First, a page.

require back up power sources, and then back up's for the back ups,
    etc--of course all this extra stuff doesn't cost the providers anything
    to put in place and maintain, etc. Whether true or not, a talking head
    commented that the various occurrences which came together just at the
    right time last Thursday, couldn't be put together again if everyone
    involved tried to do it again.
    Not to say, that another unusual set might not occur, I guess.

    Sorry for long post, summary is that "SH-T Happens"

    <David> wrote in article <vjo6is39cj852e@corp.supernews.com>:
    > I'm curious to see what cell companies, (Verizon, Nextel, etc.) continued to
    > have service in the affected areas during the black out and who did not.
    > Thanks in advance.
    >
    >


    [posted via phonescoop.com - free web access to the alt.cellular groups]
  9. fred

    fred Guest

    plane@usa.com (p lane) wrote in message news:<vk255bo6hh3c9c@corp.supernews.com>...
    > This is a repeat of my post from last week, but it seems that half of us


    > Sorry for long post, summary is that "SH-T Happens"


    plonk what long post and free SHIT HAPPENS FIRE CD VIDEO

    EMAIL ME YOUR PO OR ADDRESS AND I WILL MAIL YOU A COPY FREE.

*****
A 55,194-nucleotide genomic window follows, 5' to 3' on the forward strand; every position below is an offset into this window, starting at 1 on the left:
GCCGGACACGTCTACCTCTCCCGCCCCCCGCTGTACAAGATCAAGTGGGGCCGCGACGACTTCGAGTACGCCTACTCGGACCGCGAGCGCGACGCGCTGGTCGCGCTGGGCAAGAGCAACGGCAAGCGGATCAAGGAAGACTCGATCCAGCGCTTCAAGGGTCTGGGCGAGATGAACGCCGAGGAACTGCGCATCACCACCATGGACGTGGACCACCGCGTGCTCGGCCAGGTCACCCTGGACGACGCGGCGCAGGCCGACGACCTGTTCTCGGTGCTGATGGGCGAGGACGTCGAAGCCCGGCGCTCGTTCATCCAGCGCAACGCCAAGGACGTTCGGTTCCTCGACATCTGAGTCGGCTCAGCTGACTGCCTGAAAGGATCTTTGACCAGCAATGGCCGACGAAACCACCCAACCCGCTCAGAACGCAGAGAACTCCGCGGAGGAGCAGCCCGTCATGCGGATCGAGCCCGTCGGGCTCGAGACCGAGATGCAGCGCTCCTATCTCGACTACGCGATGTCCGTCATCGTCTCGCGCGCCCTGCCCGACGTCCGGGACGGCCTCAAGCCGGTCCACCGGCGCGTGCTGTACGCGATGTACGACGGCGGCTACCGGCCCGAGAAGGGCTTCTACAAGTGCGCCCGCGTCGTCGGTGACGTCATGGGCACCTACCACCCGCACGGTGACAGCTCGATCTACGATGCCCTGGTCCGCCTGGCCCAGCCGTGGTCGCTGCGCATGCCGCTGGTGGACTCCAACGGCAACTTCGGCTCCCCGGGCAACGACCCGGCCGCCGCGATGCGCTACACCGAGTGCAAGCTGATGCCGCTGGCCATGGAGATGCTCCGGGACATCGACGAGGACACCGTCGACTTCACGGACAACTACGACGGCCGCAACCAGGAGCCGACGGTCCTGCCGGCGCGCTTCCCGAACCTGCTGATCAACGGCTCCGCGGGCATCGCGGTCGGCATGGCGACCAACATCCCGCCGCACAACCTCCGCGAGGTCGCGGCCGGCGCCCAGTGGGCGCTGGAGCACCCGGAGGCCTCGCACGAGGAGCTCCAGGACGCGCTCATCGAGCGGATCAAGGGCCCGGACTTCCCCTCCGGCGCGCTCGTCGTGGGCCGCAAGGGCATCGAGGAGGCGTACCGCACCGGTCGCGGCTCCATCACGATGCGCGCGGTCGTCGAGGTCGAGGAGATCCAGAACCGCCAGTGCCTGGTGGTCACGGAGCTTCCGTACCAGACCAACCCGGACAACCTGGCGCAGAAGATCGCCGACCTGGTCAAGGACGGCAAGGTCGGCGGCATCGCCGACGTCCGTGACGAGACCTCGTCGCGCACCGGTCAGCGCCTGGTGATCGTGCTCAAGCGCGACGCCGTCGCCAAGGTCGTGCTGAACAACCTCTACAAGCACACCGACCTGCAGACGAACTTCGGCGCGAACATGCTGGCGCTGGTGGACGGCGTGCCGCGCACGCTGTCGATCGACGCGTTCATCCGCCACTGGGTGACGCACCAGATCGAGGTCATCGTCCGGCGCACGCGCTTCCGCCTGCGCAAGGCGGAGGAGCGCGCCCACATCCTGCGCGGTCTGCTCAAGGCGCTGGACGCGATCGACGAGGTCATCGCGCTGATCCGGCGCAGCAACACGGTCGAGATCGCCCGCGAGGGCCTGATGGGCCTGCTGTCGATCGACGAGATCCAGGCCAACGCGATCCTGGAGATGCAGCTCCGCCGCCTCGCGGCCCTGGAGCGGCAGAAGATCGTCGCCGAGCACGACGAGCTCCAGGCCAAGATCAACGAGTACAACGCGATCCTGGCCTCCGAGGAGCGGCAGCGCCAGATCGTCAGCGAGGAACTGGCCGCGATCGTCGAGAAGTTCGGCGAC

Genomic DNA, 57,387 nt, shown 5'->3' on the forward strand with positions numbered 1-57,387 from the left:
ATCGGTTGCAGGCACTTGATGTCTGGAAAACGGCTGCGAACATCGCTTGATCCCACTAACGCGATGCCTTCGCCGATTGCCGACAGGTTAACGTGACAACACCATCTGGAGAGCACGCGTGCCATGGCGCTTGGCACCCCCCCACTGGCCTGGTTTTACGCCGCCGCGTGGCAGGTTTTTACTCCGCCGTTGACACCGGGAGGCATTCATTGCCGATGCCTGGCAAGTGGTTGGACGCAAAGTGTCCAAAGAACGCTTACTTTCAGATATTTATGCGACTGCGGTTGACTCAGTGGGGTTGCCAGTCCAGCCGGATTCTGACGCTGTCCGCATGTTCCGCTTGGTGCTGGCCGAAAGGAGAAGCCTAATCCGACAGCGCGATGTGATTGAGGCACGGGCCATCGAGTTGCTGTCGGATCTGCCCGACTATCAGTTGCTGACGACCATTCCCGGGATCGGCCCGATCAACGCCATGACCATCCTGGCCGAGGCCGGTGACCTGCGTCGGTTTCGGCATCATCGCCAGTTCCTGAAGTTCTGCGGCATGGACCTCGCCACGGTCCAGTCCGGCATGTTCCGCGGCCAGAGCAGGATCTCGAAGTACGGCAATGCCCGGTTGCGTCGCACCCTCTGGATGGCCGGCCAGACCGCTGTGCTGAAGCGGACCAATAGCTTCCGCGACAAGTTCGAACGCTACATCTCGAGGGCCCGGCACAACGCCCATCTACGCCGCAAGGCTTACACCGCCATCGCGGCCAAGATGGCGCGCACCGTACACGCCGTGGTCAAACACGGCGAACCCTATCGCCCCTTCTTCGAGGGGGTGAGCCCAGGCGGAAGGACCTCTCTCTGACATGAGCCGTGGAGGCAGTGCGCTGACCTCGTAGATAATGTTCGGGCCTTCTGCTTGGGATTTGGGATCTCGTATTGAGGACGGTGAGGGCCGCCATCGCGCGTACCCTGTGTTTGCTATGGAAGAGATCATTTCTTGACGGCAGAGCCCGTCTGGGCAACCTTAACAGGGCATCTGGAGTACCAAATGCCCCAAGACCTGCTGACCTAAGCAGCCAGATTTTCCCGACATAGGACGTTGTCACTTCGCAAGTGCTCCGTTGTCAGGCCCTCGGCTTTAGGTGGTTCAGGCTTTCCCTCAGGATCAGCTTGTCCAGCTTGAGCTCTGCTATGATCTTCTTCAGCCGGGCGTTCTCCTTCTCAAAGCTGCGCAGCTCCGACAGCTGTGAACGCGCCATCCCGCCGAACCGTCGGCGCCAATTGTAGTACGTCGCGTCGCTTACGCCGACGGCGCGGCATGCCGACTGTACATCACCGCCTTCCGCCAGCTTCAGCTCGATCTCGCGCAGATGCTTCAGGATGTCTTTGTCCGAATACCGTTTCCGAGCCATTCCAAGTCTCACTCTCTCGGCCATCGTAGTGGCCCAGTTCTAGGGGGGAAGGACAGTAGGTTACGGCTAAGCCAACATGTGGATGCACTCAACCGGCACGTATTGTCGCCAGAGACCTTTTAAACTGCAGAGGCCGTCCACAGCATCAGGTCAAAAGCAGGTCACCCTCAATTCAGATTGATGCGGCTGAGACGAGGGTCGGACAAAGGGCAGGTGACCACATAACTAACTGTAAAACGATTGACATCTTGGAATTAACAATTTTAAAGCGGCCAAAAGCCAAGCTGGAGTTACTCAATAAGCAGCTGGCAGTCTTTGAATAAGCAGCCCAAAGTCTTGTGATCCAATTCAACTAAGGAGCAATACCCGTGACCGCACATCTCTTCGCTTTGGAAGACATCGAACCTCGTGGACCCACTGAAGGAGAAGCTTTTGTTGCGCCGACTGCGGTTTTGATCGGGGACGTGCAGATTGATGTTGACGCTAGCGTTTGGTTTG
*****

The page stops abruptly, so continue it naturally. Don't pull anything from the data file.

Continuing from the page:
10. Justa Lurker

    Justa Lurker Guest

    It was Mon, 18 Aug 2003 15:48:07 +0000 (UTC), and David Lesher
    <wb8foz@panix.com> wrote in alt.cellular:
    | That's no switch. It is in telco terms a "DLC" - digital loop
    | carrier. More often called a SLC after the Lucent trademark.

    I was hoping the description would be better than my name.

    Our local box serves four T1's (two live and two hot spares)
    plus the regular copper to the business and neighboring rural
    residences (farmland with 3 acre or more lots). The copper
    still can maintain 48k IPS connections unlike many SLCs.
    Prior to the instalation of this box our lines were straight
    copper (with repeaters on the T1's due to distance to CO).

    But when there's no power the batteries run down. The storm
    we had knocked out power all over the county and there were
    simply not enough generators to go around. The telco was
    working 24/7 ferrying generators from site to site to charge
    up the batteries then move the generator to the next site.